To quote the immortal Al Bundy, "Don't tax beer."

House Speaker David Ralston Holding Town Hall In South Fulton Tuesday

Speaker of the Georgia House David Ralston (R - Blue Ridge) is hosting a town hall meeting Tuesday at the Georgia International Convention Center in College Park.

The meeting is scheduled for 7PM.

Emory Law Democrats Sponsoring Gubernatorial Debate April 1st

The Emory Law Democrats will be sponsoring a gubernatorial debate featuring the Democratic candidates for governor. The following candidates are confirmed to attend:

  • Attorney General Thurbert Baker
  • House Minority Leader Dubose Porter
  • Ray City Mayor Carl Camon
  • Former Secretary of State David Poythress
The event is scheduled for Thursday, April 1st in the Tull Auditorium. The event starts at 8:30PM.

A catered networking reception will follow the debate.

For more information, contact Alex Bissel or Christian Gant.

27 March 2010

Blue America PAC Endorses John Barrow's Primary Opponent. . .

. . . Because primaries matter.

Blue America PAC today threw its weight behind former state Sen. Regina Thomas in the 12th congressional district Democratic primary. Thomas is challenging three-term Congressman John Barrow.

Blue America also asked supporters to donate money towards getting the following ad on television:

Howie Klein, speaking on behalf of Blue America, cited John Barrow's vote against the health care bill and Thomas' long record of advocating for working families as the reason behind the endorsement.

History will remember this week as the one in which a tremendous stride was made down the road towards universal healthcare. But reactionary Georgia Blue Dog, John Barrow, was on the wrong side of history. A stranger to his own district and out of touch with its people, he voted twice in committee and 4 times on the floor of the House against healthcare reform. He voted against the bill last Sunday, causing an explosion of anger among Democrats back home. And then he arrogantly voted against the Senate reconciliation on Thursday evening, one of only 32 conservative Democrats to cross the aisle and voted with the GOP. But voting with the GOP is his default position on most everything. Does that make sense?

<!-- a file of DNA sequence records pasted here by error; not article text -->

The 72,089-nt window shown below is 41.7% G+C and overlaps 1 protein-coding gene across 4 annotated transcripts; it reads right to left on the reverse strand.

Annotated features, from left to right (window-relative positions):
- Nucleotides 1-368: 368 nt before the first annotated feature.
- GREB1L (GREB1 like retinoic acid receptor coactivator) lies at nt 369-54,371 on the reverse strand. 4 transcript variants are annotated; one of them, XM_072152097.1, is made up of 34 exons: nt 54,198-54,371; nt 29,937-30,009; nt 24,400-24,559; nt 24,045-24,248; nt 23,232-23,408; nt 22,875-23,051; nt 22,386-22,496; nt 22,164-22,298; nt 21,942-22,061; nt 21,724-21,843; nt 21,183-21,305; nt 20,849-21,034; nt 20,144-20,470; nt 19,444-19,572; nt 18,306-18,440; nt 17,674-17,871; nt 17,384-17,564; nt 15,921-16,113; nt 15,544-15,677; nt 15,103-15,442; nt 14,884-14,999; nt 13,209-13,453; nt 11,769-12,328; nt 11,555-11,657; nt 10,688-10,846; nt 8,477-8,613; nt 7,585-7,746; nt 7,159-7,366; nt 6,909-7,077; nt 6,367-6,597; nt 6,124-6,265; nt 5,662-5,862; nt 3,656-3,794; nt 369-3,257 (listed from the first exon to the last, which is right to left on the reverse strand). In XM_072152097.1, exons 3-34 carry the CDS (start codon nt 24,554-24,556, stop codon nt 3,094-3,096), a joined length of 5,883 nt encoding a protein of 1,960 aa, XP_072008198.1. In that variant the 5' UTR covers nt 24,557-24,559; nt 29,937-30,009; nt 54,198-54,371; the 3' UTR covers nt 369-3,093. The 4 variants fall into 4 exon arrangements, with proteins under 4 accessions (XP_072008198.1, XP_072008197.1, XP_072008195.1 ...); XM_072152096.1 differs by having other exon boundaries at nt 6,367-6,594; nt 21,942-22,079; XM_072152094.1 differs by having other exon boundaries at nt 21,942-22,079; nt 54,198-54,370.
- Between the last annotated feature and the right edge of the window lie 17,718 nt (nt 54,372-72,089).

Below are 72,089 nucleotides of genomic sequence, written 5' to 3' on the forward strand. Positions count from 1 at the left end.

Today Blue America is honored to formally endorse former state Senator Regina Thomas, a strong advocate for working families with a long record in her district and in the state capitol. She offers her neighbors in eastern Georgia a far different outlook than John Barrow. Regina's perspective on governance is pure FDR-- the government is there to protect us from forces outside of our own control, whether that be foreign enemies or domestic predators. If Barrow's #1 concern is holding down taxes for the powerful and immensely rich transnational corporations that have financed his political career, Regina's concern is that the rich and powerful pay their fair share so that the society that has enriched them continues to prosper and thrive for everyone.

Klein, Howie (2010-3-27). Blue America Welcomes Our Old Friend Regina Thomas. Crooks And Liars. Retrieved on 2010-3-27.

26 March 2010

Austin Scott Introduces Resolution Directing AG To Challenge Health Care Law

The drama of Crossover Day continued as state Rep. Austin Scott, a GOP candidate for governor, introduced a resolution directing Attorney General Thurbert Baker to challenge the constitutionality of the newly enacted health care law.

H.R. 1824 is co-sponsored by House Speaker David Ralston.

The bill, which is intended to be a joint resolution by the House and Senate, would have the force of law if adopted by the General Assembly and signed by the Governor.

Bill To Save C-TRAN Makes It To House Debate Calendar

House Bill 1393, the bill that would allow Clayton County to levy an additional 1% sales tax for transportation, is on the debate calendar.

The House Rules Committee met earlier this morning and sent twelve more bills to the House floor including HB 1393.

Clayton County state Representative Roberta Abdul-Salaam (D - Riverdale) expressed optimism that her bill would pass. She also repeated her call for the Clayton County Commission to rescind its vote to shut down C-TRAN at the end of the month.

Abdul-Salaam is also a co-sponsor of a nonbinding referendum on MARTA in Clayton County. When asked why the referendum did not carry the force of law, Abdul-Salaam said that only the Clayton County Commission could authorize a binding MARTA referendum.

However, she said, the referendum might give county commissioners the will to authorize a binding MARTA referendum after hearing the people's voice at the ballot box.

Crossover Day: An Empty House (for now)

The Georgia House empty on the start of Crossover Day; the day that bills must pass one chamber or be dead for the year.

Crossover Day: The Calm Before The Storm

State Senator Greg Goggans (R - Douglas) works at his desk before the Senate convenes for Crossover Day.

Live Blogging Crossover Day

Crossover Day --the legislative day where the patience of lawmakers, lobbyists and the general public-- is tested starts at 9AM this morning.

Georgia Legislative Watch, Georgia Liberal, Peach Pundit, SWGA Politics and this site (pretty much every major blog in the state) will be live blogging the day's events.

The live blogging mayhem begins now.

Front Paging On